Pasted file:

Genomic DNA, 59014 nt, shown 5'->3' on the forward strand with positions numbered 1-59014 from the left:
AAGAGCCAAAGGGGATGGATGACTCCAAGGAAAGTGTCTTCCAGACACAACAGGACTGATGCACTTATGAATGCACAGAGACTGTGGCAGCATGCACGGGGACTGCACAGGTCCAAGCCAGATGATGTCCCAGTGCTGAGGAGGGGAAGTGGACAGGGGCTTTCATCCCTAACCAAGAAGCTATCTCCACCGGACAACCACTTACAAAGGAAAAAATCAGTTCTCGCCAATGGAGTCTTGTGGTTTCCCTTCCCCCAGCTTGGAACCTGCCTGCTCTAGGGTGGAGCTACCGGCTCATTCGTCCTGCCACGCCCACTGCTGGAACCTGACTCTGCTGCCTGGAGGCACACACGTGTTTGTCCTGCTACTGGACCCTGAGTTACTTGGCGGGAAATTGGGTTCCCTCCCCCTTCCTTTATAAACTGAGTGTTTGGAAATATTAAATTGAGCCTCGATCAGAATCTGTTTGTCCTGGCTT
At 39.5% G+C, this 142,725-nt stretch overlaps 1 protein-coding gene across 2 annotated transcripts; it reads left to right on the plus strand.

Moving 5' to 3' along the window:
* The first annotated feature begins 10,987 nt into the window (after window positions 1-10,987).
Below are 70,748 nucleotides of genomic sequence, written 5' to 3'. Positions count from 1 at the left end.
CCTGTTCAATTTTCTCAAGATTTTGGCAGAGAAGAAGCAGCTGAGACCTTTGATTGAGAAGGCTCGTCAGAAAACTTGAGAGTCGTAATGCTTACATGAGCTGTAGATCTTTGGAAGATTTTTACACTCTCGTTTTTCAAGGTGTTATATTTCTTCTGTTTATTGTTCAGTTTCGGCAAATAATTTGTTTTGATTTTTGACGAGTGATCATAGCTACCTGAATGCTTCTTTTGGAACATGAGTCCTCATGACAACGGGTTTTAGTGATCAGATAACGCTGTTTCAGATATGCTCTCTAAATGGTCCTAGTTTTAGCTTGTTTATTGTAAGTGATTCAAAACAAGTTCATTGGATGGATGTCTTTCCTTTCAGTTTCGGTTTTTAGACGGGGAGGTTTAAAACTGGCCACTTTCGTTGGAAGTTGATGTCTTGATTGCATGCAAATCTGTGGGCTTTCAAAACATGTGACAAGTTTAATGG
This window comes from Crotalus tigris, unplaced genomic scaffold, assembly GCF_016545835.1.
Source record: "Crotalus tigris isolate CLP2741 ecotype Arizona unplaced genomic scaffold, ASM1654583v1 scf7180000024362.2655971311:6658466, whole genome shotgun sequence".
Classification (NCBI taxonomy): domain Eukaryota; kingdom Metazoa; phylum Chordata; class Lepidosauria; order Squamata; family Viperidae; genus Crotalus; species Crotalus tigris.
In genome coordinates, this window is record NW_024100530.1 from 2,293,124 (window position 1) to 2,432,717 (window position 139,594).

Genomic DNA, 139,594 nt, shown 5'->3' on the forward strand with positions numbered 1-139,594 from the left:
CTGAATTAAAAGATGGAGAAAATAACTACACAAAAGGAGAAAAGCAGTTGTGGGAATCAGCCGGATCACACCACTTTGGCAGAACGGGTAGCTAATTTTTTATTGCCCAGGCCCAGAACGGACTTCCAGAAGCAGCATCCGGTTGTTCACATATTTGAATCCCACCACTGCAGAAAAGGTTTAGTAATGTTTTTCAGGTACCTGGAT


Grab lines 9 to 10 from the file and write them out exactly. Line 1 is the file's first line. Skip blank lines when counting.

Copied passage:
Source record: "Crotalus tigris isolate CLP2741 ecotype Arizona unplaced genomic scaffold, ASM1654583v1 scf7180000024362.2655971311:6658466, whole genome shotgun sequence".
Classification (NCBI taxonomy): domain Eukaryota; kingdom Metazoa; phylum Chordata; class Lepidosauria; order Squamata; family Viperidae; genus Crotalus; species Crotalus tigris.